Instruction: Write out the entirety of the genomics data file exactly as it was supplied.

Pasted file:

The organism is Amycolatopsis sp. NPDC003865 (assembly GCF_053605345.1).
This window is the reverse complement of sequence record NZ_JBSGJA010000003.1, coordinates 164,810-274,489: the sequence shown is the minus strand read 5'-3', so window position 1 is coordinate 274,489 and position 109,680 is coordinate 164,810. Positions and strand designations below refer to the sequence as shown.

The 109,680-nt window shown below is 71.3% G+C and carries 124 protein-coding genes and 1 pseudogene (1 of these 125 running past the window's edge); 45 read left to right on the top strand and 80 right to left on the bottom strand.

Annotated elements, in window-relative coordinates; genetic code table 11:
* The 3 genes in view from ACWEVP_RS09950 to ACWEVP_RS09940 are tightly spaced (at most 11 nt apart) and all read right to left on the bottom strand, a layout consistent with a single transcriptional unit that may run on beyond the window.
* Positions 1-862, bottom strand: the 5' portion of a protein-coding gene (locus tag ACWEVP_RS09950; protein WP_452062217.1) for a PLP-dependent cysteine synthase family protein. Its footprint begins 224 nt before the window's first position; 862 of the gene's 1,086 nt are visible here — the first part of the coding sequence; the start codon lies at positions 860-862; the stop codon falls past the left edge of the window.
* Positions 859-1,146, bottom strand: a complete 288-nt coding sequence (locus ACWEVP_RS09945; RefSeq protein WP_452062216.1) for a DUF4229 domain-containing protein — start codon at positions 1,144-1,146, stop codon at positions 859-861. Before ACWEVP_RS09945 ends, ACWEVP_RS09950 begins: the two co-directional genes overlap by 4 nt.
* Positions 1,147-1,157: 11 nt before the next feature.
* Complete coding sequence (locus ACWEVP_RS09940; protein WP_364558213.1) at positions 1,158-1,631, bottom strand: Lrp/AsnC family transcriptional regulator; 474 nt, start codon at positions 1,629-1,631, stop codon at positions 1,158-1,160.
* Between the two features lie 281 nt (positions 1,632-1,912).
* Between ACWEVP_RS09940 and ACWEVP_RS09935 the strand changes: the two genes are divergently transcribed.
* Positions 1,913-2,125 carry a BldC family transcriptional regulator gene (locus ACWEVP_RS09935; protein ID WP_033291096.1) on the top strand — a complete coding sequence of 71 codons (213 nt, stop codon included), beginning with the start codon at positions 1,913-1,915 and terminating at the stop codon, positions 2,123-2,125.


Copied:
The organism is Amycolatopsis sp. NPDC003865 (assembly GCF_053605345.1).
This window is the reverse complement of sequence record NZ_JBSGJA010000003.1, coordinates 164,810-274,489: the sequence shown is the minus strand read 5'-3', so window position 1 is coordinate 274,489 and position 109,680 is coordinate 164,810. Positions and strand designations below refer to the sequence as shown.

The 109,680-nt window shown below is 71.3% G+C and carries 124 protein-coding genes and 1 pseudogene (1 of these 125 running past the window's edge); 45 read left to right on the top strand and 80 right to left on the bottom strand.

Annotated elements, in window-relative coordinates; genetic code table 11:
* The 3 genes in view from ACWEVP_RS09950 to ACWEVP_RS09940 are tightly spaced (at most 11 nt apart) and all read right to left on the bottom strand, a layout consistent with a single transcriptional unit that may run on beyond the window.
* Positions 1-862, bottom strand: the 5' portion of a protein-coding gene (locus tag ACWEVP_RS09950; protein WP_452062217.1) for a PLP-dependent cysteine synthase family protein. Its footprint begins 224 nt before the window's first position; 862 of the gene's 1,086 nt are visible here — the first part of the coding sequence; the start codon lies at positions 860-862; the stop codon falls past the left edge of the window.
* Positions 859-1,146, bottom strand: a complete 288-nt coding sequence (locus ACWEVP_RS09945; RefSeq protein WP_452062216.1) for a DUF4229 domain-containing protein — start codon at positions 1,144-1,146, stop codon at positions 859-861. Before ACWEVP_RS09945 ends, ACWEVP_RS09950 begins: the two co-directional genes overlap by 4 nt.
* Positions 1,147-1,157: 11 nt before the next feature.
* Complete coding sequence (locus ACWEVP_RS09940; protein WP_364558213.1) at positions 1,158-1,631, bottom strand: Lrp/AsnC family transcriptional regulator; 474 nt, start codon at positions 1,629-1,631, stop codon at positions 1,158-1,160.
* Between the two features lie 281 nt (positions 1,632-1,912).
* Between ACWEVP_RS09940 and ACWEVP_RS09935 the strand changes: the two genes are divergently transcribed.
* Positions 1,913-2,125 carry a BldC family transcriptional regulator gene (locus ACWEVP_RS09935; protein ID WP_033291096.1) on the top strand — a complete coding sequence of 71 codons (213 nt, stop codon included), beginning with the start codon at positions 1,913-1,915 and terminating at the stop codon, positions 2,123-2,125.